The World War 2 drama “Waiting for Anya” comes from a 1990 British children’s novel written by Michael Morpurgo (who also penned “War Horse”). It follows a happy young shepherd boy who is forced to grow up too soon after the ripple effect of the war makes its way to his quiet village. Directed and co-written by Ben Cookson, this film adaptation has young people in mind, so those expecting an visceral and detailed study on the horrors of the Holocaust could be disappointed.
The story is set in the mountain village of Lescun in the southern most region of France. It’s 1942 and as the Nazis occupy Paris and began rounding up Jews throughout the north, the more isolated south go about their daily routines, unaffected by the war or its atrocities. Cookson’s camera relishes in the beauty of the Pyrenees, painting an idyllic portrait of country living. But as many of the villagers carry on life-as-usual, little do they know the war has already touched their community.
Our point-of-view comes through the tender observations of Jo (played by Noah Schnapp of “Stranger Things”). He has been given the responsibility of tending his family’s sheep after his father (Gilles Marini), a French soldier, is captured by the Germans and thrown into a POW camp. After a scary brush with a black bear, Jo runs into a kind but mysterious stranger named Benjamin (Frederick Schmidt).
Jo learns that Benjamin is a Jew who escaped from a train bound for a concentration camp with his young daughter Anya. The two were separated and Benjamin now hides out on a remote farm helping his widowed mother-in-law Horcada (Anjelica Huston) smuggle Jewish children across the border into Spain. His hopes are that one day his daughter will be among the children sent their way.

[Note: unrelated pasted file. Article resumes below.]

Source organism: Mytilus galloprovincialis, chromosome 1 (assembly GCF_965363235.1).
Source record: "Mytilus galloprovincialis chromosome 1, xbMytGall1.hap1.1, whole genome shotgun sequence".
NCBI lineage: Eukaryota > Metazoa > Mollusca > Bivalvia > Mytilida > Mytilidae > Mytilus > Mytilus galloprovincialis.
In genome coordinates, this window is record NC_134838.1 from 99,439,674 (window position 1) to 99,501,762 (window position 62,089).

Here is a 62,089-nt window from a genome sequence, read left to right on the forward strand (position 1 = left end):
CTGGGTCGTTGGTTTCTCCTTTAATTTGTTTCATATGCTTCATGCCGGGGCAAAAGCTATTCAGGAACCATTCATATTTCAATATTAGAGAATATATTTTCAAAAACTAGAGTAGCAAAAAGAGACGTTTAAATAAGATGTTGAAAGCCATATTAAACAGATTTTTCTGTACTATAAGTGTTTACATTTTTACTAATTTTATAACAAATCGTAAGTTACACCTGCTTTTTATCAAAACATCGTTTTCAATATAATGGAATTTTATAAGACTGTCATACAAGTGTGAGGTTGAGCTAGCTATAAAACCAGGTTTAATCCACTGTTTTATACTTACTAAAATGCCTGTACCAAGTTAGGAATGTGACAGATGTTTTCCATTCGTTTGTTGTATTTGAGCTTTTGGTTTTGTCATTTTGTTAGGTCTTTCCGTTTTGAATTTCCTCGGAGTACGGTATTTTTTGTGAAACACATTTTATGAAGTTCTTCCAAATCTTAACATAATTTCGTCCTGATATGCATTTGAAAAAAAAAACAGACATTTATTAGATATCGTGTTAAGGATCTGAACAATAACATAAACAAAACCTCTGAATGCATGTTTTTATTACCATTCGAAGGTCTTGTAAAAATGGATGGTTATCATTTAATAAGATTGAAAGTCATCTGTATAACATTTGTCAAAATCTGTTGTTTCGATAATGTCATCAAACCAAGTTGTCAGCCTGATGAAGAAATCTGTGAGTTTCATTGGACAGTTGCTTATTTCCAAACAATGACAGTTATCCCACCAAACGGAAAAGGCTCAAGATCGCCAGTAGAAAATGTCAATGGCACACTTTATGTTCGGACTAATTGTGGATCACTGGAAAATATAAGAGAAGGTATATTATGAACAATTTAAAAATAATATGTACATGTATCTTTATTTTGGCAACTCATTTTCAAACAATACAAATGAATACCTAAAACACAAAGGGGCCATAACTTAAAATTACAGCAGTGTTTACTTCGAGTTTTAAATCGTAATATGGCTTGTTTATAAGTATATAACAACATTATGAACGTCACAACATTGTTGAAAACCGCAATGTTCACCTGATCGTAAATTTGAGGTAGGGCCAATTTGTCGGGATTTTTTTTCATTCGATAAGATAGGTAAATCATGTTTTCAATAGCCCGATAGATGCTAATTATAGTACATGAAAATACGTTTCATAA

As Germany gets wind of Jews being moved across the border, they dispatch a small platoon of soldiers who occupy the village and begin patrolling the nearby mountain paths. Obviously this threatens Benjamin and the children he is tasked with leading to safety. It also brings the realities of war to Jo’s front door in a way that changes his life forever.
In addition to Oscar-winner Huston several other familiar faces show up adding to the collection of good performances. The always reliable Jean Reno plays Jo’s percipient and seasoned grandfather while Thomas Kretschmann plays a German officer with some semblance of a conscience following his own personal family tragedy. But it comes down to Schnapp and his ability to sell us on his character. While there are times where he could inject more emotion, as a whole he provides us a solid anchor.
On its surface “Waiting for Anya” is an heartfelt and well-meaning wartime drama. At its core it is a study of humanity as seen through a pair of young eyes. It’s about growing up, finding courage, and doing the right thing in the face of unspeakable evil. The story begins with a terrified shepherd boy running from a bear and leaving his helpless sheep behind. It’s a rather obvious but earnest metaphor for what he becomes – a courageous young man who risks his life to help the helpless.
When it comes to the Holocaust there have been few age-appropriate film examinations for young viewers. “Waiting for Anya” helps fill that void. Some are sure to see the film as too sanitized and not harsh enough in its depictions. But Cookson tells a very specific story that doesn’t need to visually emphasize the horrors. Instead their effects are felt through a story which may sag a little in the middle but ultimately pays off.
VERDICT – 3.5 STARS